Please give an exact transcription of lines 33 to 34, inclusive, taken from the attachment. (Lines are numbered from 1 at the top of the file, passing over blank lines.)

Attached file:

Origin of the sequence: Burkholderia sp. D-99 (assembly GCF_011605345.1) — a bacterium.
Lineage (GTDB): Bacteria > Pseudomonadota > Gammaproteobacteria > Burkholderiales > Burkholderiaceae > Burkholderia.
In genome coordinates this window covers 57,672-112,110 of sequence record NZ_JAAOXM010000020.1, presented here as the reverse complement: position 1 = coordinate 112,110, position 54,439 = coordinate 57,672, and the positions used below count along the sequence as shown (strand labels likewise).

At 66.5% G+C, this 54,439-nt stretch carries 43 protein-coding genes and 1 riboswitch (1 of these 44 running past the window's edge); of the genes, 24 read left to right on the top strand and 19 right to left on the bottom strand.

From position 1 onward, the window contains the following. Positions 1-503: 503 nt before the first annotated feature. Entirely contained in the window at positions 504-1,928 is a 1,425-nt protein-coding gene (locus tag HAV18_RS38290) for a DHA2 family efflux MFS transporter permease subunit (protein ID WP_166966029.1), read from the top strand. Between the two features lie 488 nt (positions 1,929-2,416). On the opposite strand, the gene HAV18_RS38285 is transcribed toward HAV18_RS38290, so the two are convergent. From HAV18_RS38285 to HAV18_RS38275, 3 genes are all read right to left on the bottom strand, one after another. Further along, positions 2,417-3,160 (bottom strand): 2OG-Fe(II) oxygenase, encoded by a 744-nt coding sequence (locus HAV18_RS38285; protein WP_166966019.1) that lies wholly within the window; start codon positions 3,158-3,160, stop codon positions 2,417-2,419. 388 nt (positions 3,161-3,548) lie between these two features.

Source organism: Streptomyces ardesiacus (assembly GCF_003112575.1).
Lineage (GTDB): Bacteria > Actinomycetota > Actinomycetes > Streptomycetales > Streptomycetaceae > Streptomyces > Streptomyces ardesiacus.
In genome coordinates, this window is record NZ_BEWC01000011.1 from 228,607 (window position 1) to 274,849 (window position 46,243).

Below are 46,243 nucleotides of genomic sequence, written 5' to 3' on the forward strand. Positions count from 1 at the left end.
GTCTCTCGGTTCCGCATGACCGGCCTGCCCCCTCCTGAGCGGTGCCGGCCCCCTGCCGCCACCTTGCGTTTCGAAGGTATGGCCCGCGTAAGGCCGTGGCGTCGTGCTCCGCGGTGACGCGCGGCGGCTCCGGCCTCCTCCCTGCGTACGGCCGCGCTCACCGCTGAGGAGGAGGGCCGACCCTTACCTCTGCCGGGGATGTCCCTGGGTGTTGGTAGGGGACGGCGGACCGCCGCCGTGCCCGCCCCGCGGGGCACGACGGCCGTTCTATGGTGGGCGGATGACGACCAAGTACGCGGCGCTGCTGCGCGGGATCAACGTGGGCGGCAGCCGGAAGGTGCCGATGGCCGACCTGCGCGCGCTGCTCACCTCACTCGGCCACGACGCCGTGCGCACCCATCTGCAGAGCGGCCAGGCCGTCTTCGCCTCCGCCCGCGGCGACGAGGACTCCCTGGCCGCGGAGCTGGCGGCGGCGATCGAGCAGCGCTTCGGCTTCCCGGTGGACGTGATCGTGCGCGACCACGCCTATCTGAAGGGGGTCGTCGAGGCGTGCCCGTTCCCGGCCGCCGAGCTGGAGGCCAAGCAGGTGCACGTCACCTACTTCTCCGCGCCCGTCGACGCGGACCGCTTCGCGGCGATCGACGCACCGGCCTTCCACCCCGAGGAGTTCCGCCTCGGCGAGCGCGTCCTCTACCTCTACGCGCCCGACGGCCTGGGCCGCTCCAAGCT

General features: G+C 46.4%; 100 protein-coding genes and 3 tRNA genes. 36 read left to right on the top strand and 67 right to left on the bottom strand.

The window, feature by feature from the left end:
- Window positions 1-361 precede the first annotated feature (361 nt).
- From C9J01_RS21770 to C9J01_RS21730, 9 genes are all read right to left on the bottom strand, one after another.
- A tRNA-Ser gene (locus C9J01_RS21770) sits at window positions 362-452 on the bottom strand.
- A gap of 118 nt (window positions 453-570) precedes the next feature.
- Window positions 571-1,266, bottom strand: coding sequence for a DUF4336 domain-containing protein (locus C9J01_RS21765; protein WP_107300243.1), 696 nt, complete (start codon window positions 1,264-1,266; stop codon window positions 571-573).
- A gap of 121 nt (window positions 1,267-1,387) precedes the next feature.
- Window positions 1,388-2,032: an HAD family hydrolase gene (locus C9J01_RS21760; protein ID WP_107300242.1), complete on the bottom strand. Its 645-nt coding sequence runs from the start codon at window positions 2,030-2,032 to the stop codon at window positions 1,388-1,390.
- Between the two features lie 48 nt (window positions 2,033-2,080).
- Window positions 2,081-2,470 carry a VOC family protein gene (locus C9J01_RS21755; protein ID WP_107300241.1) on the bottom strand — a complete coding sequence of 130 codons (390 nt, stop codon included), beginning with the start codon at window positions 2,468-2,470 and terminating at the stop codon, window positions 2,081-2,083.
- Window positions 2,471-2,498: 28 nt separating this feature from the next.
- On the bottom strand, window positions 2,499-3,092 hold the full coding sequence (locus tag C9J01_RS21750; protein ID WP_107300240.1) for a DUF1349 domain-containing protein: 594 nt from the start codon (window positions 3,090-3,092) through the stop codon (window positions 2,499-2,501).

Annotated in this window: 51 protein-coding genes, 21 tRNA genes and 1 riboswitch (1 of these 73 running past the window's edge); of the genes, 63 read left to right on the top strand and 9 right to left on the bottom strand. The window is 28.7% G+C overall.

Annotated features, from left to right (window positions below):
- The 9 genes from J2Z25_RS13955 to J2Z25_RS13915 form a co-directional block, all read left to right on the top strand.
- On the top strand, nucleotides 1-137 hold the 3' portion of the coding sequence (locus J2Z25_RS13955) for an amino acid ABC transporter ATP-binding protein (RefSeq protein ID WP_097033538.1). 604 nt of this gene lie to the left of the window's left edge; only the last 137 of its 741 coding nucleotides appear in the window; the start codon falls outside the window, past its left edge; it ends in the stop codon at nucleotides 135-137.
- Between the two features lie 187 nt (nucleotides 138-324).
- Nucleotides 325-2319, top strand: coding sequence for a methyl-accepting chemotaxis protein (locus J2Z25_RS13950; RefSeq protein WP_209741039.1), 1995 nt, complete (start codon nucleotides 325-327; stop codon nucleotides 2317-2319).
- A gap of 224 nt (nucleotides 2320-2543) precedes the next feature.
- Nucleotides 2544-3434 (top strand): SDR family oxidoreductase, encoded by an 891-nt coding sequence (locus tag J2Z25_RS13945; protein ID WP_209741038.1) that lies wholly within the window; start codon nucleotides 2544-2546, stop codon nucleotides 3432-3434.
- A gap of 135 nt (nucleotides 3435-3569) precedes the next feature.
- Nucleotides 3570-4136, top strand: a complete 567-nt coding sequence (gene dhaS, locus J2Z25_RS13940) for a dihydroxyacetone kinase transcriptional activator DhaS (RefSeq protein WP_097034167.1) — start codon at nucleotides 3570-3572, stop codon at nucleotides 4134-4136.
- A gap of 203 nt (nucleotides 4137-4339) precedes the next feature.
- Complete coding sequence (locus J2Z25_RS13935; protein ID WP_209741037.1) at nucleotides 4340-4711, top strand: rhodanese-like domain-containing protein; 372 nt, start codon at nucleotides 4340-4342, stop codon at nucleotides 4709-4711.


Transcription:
- Nucleotides 3570-4136, top strand: a complete 567-nt coding sequence (gene dhaS, locus J2Z25_RS13940) for a dihydroxyacetone kinase transcriptional activator DhaS (RefSeq protein WP_097034167.1) — start codon at nucleotides 3570-3572, stop codon at nucleotides 4134-4136.
- A gap of 203 nt (nucleotides 4137-4339) precedes the next feature.